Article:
So if the KJV translators got it wrong, why? Well, first, the phrase “a covering of the eyes” is a literal translation, but, Alter says, its meaning is a longstanding puzzle to scholars. “The phrase may mean ‘mask,’ but its idiomatic thrust seems to be: something that will ward off public disapproval” (101). So their translation had something to do with making sense of an idiom they couldn’t make sense of.
When I finally had enough time to make some notes about the verse I noticed that KJV and Alter use different pronouns in the second half of the verse. KJV has “behold he is” and Alter has “let it be.” So while Alter sees the pronoun, and therefore the covering of the eyes, as referring to the thousand pieces of silver, KJV sees it as referring to Abraham.
So the KJ translators made sense of the strange idiom by making it a warning about Abraham: “Your husband covers your eyes from seeing the world clearly.” Thus he reproves her, telling her to see the world clearly. That fits the situation very well. Abraham has come to Gerar apparently fearing the men there will treat him the way the men of Sodom treated Lot and the heavenly messengers. That’s an insulting thing to think about your hosts, and when Abraham tells Abimelech what he was thinking (verse 12) he doesn’t apologize for the insult, he changes the subject, telling his host that his wife is indeed his sister.
So while the King James translators got the translation wrong they captured the psychological and emotional mood of the scene quite well–captured nicely the reproof you can hear in that ironic phrase “I have given your brother . . .”
It’s tempting to think interpretation is something we do only when dealing with obscure or puzzling texts. Everything else is just reading, right? With decades of experience decoding words spoken and heard, decades of experience ordering the world around us into patterns that make sense to us, interpretation becomes transparent. We don’t notice that we’re interpreting something until we come to an opaque text, or someone comes up to our chariot and says, “Do you understand what you’re reading?” or someone falls in beside us on our walk of grief and says, “Didn’t Isaiah testify that the Messiah must suffer grief and pain, must be whipped in our place to heal us?” (Think of Saddam Hussein scourging the concupiscent Kurds.)
One of the delights of Reza Aslan’s Zealot: The Life and Times of Jesus of Nazareth is his portrait of strife among the leaders of the early church. Years ago Bela Petsco (Nothing Very Important and Other Stories) told me he had written a term paper for one of his religion classes examining Paul’s attitude toward the Twelve and the First Presidency, and wondering how he became an apostle. I asked him about it several year later and he gave me a few examples, but Aslan looks at it at length.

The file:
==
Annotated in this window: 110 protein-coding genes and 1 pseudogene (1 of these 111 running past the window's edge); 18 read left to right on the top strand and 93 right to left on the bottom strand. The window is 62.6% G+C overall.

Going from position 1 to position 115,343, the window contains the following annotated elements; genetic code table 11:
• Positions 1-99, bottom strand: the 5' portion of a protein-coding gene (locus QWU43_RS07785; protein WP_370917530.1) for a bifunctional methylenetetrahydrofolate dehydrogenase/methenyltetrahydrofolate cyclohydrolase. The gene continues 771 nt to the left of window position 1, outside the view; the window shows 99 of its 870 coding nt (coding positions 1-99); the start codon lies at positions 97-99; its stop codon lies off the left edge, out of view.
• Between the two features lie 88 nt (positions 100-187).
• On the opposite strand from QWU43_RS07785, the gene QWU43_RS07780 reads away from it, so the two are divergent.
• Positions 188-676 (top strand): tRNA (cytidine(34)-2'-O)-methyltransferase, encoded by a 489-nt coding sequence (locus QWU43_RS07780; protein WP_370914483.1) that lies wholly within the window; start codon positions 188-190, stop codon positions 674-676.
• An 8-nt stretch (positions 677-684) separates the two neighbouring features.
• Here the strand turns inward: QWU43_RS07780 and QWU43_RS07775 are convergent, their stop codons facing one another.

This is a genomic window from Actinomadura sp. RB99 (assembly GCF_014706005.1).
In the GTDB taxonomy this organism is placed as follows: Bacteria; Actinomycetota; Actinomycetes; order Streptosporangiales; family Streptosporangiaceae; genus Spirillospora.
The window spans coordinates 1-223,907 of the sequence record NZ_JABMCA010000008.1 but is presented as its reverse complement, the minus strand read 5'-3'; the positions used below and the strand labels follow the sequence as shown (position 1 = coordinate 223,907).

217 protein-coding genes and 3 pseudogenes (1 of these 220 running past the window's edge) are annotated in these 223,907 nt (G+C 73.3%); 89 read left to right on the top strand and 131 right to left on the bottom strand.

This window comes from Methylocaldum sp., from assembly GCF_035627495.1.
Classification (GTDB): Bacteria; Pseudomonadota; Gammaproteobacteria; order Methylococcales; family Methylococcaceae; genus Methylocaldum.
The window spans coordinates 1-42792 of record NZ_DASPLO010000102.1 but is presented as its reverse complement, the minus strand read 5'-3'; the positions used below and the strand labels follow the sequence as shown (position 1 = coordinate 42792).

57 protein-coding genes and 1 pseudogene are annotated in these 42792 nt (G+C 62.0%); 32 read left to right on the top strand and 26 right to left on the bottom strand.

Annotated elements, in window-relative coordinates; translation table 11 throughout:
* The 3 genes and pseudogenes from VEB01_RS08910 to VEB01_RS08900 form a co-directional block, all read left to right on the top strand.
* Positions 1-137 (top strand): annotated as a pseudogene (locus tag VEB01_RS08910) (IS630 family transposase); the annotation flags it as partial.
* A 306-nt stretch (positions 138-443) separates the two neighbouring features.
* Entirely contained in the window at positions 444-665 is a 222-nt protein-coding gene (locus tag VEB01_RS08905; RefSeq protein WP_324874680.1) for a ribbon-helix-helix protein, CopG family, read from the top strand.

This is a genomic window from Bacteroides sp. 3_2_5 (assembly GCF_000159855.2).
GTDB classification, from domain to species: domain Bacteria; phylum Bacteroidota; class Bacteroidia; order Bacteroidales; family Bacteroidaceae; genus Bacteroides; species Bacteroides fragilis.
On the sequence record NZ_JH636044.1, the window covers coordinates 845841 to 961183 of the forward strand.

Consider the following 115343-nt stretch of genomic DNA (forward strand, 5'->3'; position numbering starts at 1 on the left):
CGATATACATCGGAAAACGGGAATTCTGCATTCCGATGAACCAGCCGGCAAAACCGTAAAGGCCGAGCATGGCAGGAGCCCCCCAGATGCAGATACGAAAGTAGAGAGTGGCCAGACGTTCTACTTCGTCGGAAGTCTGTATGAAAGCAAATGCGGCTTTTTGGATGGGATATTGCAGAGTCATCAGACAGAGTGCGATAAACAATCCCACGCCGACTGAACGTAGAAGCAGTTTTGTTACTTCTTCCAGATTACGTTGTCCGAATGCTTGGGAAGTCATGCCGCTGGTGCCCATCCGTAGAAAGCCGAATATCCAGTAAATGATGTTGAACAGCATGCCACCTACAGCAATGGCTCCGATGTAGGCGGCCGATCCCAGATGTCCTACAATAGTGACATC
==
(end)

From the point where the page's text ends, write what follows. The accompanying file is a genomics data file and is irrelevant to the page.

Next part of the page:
Consider that passage that probably appears in every anti-Mormon book:
But though we, or an angel from heaven, preach any other gospel unto you than that which we have preached unto you, let him be accursed.
Aslan says this is not a general warning, it’s directed against James, the head of the mother congregation in Jerusalem, and Peter, the head of the church, who had summoned him to Jerusalem to defend his teachings and sent around a delegation to correct his teachings (192). (I suppose a modern example of such division might be if an apostle were to warn over the Tabernacle pulpit of a Judas in the First Presidency.)
Interpretations like this can be so illuminating that we may think of them as the correct interpretation, that is, the one true interpretaion, or rather the straight uninterpreted meaning–intepretation being a way of spinning the verse to one camp or another’s advantage.
Aslan told Doug Fabrizio, on Radio West, that once he understood crucifixion was a punishment reserved for insurrectionists, all the ideas about Jesus as the Savior of the World fell away as he saw Jesus in his true historical context. He says the same thing at the beginning of Zealot, but doesn’t explain in either place why Jesus couldn’t be both a threat to the Roman Empire and the Savior of the world, why he sees the two roles as mutually exclusive.
It’s important to be able to see two stories playing out in the Gospels, indeed, to see the possibility of many correct interpretations of any passage. I’ll talk more about why next month, but I want to end this post with a shout out to Mitri Raheb’s Faith in the Face of Empire: The Bible Through Palestinian Eyes.
As a Lutheran pastor you would expect Raheb to have a different perspective, and he does, not only a Lutheran perspective, but the perspective of a man born across the street from the traditional site of the Nativity, a man who can say, “I am just fifty years old and have already lived through nine wars” (51)–ten now, and can see those wars as part of a continuous three thousand year history, indeed, a man whose father was born Ottoman, became a British subject as part of Mandate Palestine, then was part of the Hashemite Kingdom of Jordan, and died under Israeli occupation–all in one place, Bethlehem, all in one span of three score years and ten.
And as part of that continuous history Raheb has no difficulty in seeing Jesus as both the Prince of Peace and someone Rome would kill in a manner reserved for violent insurrectionists. The empire always brands those it wants to kill as terrorists, insurrectionists, threats to peace and stability. The empire uses abstraction to make what it doesn’t like seem less than human, less than civilized and therefore undeserving of civil rights.